Formed in Wales in 1986, The Darling Buds were an essential part of UK Indie music, along with their more slightly commercially successful contemporaries The Primitives, they also shared a pretty and stylish Blonde female lead singer in common. After releasing their debut single on their own label, the group signed to Native in 1987. They received a lot of airplay on John Peel’s Radio 1 show, and were championed in the press by Chris Roberts of the Melody Maker. At their peak in the later 80s and early 90s, the band were signed up by by Epic and had moderate chart success with a top thirty single and album. They even managed a few appearances on Top Of The Pops. Andrea Lewis found some time in her hectic schedule to speak to Eyeplug.
01 You formed circa 1986 near Newport in Wales, what brought you all together?
02 What about your moniker?
The Darling Buds comes from a Shakespeare sonnet. It’s also an H.E Bates novel “The Darling buds of May”. This was on a bookshelf at Harley’s house and on every page you open it says “Pop said” so this is what we called our first Album.
03 What influences, both musical and beyond helped to shape you and your sound and outlook?
I started singing in an all girl band at school, and this was very 60’s influenced with lots of harmony’s and very melodic. Obvious influences were the Beatles and I also loved Elvis, The Smiths, Cocteau twins. Meeting Harley and Paul introduced me to wider range of music, The Velvet Underground, Bauhaus, Siouxsie and the Banshees and The Jesus and Mary Chain. We all shared a love of indie stuff, David Lynch films and listening to John Peel.
04 What were your early live shows like and what milestones do you remember?
Our first gig was at TJ’s in Newport with Harley, Simon, myself and a drum machine. Chris Macdonagh was the promotor of the gig and he loved it and subsequently went on to replace Simon on Bass. Our second gig was with him and we supported The Butthole Surfers in Newport Centre – I remember watching them with my jaw dropped open, I’d never seen anything like the Buttholes, cymbles were lit with lighter fluid and the flames were touching the ceiling!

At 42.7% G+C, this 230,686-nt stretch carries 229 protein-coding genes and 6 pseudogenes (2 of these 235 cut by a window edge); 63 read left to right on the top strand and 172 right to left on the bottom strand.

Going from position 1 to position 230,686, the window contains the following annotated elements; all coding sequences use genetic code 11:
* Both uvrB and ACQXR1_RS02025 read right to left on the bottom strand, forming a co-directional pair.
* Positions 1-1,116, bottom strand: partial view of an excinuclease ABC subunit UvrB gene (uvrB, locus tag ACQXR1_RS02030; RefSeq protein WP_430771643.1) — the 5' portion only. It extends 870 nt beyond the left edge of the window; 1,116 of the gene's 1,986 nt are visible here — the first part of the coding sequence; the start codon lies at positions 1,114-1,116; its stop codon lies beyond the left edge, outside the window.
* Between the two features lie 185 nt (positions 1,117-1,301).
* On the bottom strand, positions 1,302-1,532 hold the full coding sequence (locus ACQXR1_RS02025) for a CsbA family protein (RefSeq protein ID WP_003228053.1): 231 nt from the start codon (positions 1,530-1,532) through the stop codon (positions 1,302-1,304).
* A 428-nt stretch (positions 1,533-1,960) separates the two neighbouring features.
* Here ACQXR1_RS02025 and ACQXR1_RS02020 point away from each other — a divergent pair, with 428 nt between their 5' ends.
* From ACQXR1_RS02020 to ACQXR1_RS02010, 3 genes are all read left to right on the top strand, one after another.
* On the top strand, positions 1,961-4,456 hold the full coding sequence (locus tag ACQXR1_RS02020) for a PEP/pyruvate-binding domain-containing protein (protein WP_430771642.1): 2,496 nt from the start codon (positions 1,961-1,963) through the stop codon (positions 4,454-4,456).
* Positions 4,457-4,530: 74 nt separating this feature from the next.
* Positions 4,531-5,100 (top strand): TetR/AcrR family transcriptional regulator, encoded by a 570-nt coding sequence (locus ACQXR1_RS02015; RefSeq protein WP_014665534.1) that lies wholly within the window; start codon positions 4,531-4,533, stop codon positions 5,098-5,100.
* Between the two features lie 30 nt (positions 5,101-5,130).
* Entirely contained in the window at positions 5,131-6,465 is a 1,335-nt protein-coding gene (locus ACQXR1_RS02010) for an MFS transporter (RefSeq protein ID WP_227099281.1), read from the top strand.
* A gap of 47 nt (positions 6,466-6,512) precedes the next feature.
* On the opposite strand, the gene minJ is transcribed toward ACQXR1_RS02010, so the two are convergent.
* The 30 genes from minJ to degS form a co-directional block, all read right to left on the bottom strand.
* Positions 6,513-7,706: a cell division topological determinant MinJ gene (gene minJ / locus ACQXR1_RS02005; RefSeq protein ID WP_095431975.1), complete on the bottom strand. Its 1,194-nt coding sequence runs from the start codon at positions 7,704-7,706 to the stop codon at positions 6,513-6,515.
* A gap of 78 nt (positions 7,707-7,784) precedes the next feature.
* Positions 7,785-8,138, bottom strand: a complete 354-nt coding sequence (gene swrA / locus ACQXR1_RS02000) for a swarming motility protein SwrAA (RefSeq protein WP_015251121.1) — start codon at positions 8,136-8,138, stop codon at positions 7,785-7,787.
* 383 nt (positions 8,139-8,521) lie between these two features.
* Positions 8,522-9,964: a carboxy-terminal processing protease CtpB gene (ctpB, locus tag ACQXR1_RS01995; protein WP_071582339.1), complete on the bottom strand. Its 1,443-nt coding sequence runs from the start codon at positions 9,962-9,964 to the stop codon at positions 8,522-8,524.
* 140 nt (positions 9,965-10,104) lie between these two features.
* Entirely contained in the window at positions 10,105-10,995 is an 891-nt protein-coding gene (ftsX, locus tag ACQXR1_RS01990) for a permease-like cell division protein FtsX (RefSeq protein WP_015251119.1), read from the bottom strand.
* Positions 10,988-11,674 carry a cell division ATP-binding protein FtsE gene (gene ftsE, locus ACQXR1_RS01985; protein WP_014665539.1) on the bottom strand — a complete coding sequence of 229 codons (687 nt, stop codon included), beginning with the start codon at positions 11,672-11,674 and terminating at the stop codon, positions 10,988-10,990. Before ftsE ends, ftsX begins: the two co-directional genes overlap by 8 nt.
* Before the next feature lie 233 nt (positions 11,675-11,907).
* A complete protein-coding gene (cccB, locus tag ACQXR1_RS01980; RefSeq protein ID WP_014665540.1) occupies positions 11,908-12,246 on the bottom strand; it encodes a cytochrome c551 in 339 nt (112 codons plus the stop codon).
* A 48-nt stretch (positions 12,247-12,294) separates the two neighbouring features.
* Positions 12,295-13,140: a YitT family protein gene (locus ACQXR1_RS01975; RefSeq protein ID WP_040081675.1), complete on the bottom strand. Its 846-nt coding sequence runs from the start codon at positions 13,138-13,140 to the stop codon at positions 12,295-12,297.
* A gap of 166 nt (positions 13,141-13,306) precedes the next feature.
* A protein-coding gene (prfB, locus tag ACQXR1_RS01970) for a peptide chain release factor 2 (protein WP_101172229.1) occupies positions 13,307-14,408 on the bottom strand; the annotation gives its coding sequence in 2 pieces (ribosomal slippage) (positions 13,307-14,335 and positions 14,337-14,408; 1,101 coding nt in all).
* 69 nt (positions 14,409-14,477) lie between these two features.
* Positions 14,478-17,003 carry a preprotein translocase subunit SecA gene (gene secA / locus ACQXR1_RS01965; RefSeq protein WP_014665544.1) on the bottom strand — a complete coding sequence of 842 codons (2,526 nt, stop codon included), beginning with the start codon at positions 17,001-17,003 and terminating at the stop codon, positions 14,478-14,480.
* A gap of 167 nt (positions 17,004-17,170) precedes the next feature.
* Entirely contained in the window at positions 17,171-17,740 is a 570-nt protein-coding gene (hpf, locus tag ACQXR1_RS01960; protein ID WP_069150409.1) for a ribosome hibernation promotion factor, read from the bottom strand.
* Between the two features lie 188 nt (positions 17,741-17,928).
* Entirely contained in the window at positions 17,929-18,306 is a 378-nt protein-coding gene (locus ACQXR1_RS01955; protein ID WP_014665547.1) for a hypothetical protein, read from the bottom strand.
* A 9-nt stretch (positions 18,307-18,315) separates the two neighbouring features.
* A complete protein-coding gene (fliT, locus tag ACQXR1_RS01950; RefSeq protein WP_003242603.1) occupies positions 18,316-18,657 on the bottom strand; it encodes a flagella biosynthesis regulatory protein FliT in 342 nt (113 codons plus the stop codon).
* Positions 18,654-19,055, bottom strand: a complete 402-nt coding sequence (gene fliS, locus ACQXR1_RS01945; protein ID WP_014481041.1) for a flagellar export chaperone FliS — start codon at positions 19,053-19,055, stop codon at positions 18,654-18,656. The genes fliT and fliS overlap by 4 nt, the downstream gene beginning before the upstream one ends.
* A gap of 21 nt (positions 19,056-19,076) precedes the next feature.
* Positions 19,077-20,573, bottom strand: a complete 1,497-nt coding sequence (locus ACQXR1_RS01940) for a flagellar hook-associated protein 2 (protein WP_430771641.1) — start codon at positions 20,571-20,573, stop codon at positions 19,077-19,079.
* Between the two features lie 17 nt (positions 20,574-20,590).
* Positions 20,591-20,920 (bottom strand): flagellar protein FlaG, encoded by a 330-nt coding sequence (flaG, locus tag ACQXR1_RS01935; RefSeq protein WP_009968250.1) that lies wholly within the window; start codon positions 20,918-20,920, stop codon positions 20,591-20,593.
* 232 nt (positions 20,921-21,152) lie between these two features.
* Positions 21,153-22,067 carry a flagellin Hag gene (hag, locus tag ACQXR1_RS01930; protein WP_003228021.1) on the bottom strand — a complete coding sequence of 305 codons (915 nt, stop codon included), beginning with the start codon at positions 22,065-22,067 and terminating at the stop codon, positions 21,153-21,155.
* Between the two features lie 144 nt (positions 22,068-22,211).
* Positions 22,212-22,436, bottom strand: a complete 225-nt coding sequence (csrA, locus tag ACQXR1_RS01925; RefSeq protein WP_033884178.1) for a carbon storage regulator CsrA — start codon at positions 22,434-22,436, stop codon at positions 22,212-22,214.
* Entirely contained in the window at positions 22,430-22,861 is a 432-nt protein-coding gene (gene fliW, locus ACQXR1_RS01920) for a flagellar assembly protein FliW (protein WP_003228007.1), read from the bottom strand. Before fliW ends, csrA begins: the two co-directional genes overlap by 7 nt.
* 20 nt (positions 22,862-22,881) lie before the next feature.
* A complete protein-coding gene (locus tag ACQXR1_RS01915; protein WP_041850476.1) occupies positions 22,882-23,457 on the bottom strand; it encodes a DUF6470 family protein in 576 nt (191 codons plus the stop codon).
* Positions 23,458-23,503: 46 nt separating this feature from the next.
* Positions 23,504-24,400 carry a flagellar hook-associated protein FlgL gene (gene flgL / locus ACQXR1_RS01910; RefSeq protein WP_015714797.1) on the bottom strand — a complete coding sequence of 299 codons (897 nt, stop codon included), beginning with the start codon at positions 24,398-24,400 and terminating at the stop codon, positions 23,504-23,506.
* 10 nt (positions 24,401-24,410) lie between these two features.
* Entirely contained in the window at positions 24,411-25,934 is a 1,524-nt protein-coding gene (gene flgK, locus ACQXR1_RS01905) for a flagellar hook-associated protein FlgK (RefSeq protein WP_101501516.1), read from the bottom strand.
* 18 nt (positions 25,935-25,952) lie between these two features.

In our early gigs technically we were all over the place but the atmosphere was always great and I think our strong following, who named themselves the skullf**k crew, (an anti-twee moniker) came from seeing us live. We were shambolic and usually quite pissed but we did put our heart and soul into it and that probably came across. You couldn’t go to a Buds gig without shed loads of ripped up confetti, fans would turn up with bin liners full of the stuff. I remember when we played the Marquee there was so much confetti on stage – I dropped the mic and couldn’t find it under all the stuff, it was ferociously feeding back and the crowd loved it – however Sony didn’t and we had a telling off from them! It was exciting playing around the release of “Pop said”, we were selling-out places like the town and country club in London and did some memorable gigs in Sheffield, Manchester and also in Europe – Spain in particular. This was at the height of our indie success, and once the bubble burst here we toured the States. This was also an amazing experience, all venues were different and you didn’t really know what to expect, some small quirky little theatres and also big venues that were tied into local radio promotions – like in San Francisco.
05 The term ‘Indie’ back then was a genuine DIY arty mindset – it became a ‘style genre’ eventually which sadly housed clichés in abundance?
Yes I kind of get what you mean but for me it just typifies the mind-set of the time around when we started out. You were “independent” from the mainstream and that created a new feel in music. I can’t really keep up with all that’s going on in music now, to me its either good or not.
06 Lyrically speaking, what made you reach for the pen and paper?
Probably because none of the other members fancied having a go! When songs were written, Harley would come up with a guitar riff and I would come up with the melodies and then write the lyrics after. For Pop Said it all just came really easily and they are very naïve sounding lyrics and that was it really – more about getting a good catchy melody.